anathema

noun
anath·​e·​ma | \ ə-ˈna-thə-mə How to pronounce anathema (audio) \

Definition of anathema

1a : someone or something intensely disliked or loathed usually used as a predicate nominative … this notion was anathema to most of his countrymen.— Stephen Jay Gould
b : one that is cursed by ecclesiastical authority
2a : a ban or curse solemnly pronounced by ecclesiastical authority and accompanied by excommunication
b : the denunciation of something as accursed
c : a vigorous denunciation : curse

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Synonyms & Antonyms for anathema

Synonyms

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Word History of Anathema

The Greek root of anathema originally meant simply “a thing devoted” or “an offering,” and in the Old Testament it could refer to either revered objects or objects representing destruction brought about in the name of the Lord, such as the weapons of an enemy. Since the enemy’s objects therefore became symbols of what was reviled or unholy, the neutral meaning of “a thing devoted” became “a thing devoted to evil” or “curse.”

In Latin, it could refer to both an excommunication and the person who has been excommunicated.

In the early Church, anathema was used interchangeably with excommunication and to refer to unrepentant heretics. It then came to mean the severest form of excommunication in official church writings. When the authority of Rome was split in the Great Schism between Eastern and Western churches in 1054, an anathema was issued by Rome against the Eastern Patriarch who then issued another one against the cardinal who delivered it.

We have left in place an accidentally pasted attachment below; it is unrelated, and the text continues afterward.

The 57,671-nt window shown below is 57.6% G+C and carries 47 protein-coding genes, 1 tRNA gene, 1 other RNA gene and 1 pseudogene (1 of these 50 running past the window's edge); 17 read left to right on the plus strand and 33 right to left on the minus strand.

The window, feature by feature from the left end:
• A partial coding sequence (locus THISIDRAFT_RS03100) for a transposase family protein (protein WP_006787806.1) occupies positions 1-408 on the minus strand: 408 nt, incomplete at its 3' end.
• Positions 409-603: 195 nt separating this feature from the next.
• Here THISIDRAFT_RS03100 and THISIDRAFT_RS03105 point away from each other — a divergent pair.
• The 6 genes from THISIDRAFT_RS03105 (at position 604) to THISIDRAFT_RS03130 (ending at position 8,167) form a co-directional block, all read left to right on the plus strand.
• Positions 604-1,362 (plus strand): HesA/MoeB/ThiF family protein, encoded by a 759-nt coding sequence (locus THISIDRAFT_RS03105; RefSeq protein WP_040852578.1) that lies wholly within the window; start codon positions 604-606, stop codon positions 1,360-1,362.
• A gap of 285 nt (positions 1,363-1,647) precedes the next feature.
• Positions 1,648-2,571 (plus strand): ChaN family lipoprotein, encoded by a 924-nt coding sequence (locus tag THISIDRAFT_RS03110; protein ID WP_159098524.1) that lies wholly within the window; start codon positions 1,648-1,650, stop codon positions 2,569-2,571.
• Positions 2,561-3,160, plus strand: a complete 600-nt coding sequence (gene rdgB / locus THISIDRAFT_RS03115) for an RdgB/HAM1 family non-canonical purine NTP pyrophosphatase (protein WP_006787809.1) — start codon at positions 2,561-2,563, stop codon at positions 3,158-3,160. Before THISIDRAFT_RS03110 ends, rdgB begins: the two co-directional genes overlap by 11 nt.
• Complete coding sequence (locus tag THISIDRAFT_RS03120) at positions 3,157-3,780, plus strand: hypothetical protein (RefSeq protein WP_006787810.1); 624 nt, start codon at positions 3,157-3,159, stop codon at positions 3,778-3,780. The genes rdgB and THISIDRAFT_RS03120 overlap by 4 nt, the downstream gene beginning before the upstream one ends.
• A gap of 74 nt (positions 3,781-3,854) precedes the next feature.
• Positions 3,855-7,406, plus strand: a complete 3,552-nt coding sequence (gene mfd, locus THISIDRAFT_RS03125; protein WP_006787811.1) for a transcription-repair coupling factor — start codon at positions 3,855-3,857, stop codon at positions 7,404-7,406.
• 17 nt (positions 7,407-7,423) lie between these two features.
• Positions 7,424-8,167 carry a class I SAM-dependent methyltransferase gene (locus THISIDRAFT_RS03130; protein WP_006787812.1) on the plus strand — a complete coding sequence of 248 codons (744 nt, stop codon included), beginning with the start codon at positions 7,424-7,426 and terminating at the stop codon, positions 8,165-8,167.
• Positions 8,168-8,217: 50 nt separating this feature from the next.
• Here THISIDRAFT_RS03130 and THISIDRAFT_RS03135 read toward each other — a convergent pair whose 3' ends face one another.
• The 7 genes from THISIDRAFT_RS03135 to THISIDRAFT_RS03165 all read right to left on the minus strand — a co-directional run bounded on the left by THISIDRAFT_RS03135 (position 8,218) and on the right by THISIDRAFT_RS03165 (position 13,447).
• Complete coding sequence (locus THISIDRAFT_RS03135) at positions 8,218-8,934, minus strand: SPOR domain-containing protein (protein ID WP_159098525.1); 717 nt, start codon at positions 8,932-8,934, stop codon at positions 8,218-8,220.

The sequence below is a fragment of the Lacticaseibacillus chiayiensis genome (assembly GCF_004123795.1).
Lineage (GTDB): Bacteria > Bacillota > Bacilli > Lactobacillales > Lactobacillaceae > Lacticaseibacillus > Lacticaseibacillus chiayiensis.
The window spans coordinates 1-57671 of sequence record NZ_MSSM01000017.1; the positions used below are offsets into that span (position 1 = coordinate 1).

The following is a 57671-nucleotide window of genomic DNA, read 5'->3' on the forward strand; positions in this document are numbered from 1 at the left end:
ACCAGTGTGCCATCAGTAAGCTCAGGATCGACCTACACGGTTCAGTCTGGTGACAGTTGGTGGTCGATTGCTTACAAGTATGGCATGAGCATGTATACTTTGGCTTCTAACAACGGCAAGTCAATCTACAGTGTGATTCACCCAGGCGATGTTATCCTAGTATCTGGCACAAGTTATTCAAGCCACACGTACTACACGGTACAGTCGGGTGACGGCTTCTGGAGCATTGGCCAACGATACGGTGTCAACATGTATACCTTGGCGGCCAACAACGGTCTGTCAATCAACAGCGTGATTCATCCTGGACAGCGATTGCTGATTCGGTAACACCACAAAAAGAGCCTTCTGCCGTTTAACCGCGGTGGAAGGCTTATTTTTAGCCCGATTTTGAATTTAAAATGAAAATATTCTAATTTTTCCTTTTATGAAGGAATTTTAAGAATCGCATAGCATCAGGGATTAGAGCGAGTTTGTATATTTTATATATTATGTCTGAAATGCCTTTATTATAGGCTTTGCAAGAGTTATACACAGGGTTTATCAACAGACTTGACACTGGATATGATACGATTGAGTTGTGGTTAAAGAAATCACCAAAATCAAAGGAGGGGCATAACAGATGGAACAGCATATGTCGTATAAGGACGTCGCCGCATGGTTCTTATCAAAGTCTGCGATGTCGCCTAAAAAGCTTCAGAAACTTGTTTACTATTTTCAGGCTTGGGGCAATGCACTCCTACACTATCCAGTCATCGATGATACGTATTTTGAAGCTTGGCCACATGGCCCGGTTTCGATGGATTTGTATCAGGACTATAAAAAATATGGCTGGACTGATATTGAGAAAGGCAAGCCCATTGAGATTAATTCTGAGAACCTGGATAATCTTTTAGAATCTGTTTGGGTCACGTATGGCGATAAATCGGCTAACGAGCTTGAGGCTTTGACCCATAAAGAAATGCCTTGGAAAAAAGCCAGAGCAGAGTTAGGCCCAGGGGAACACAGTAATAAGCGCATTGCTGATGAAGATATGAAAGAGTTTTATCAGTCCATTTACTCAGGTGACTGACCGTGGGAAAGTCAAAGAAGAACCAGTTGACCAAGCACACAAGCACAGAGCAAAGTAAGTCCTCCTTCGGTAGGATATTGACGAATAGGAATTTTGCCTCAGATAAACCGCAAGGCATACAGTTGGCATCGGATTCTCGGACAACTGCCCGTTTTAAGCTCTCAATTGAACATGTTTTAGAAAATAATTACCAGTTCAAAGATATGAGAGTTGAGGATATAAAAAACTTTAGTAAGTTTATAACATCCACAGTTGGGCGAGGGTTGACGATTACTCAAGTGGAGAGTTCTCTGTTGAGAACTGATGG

The History of Anathema Is Contradictory

Historically, anathema can be considered a one-word oxymoron. When it first appeared in English in 1526, it was used to refer to something accursed. Shortly thereafter, however, people also began to use it to refer to something consecrated to divine use—generally a good thing. Why the contradiction? Anathema comes from Greek, where it initially meant "anything devoted" and later "anything devoted to evil." The "consecrated to divine use" sense of anathema comes from that earlier Greek use but is not widely used today.

Examples of anathema in a Sentence

Maugham was not only prolific but also a best-seller, though snobs dismissed his work as middlebrow (a category that few people worry about in our day but that once was anathema). — Edmund White, New York Review of Books, 12 Feb. 2009 While everything pointed to an immense flood, Bretz knew such a notion would be anathema to his fellow geologists. In part that was because the quantity of water needed for such a flood would exceed the flow of all the world's modern rivers combined. — Richard Lovett, New Scientist, 21-27 Apr. 2007 Big Jeff was devoted to Purcell. He haunted his room and patiently endured his abuse just to sit in the corner and watch him shave or do push-ups or dress for dinner, and listen to him pronounce his opinions and anathemas. — Tobias Wolff, Old School, 2003 For all the artistic wonders it has preserved, the Holy Mountain is not a museum, and the idea of playing host to sightseers is anathema to the monks. Male visitors of all faiths are welcome, but they come as pilgrims, not tourists, and only 110 "residence permits" are issued each day by patristic officials in Ouranoupolis. — Nicholas Basbanes, Smithsonian, August 1999 a politician who is anathema to conservatives ideas that are an anathema to me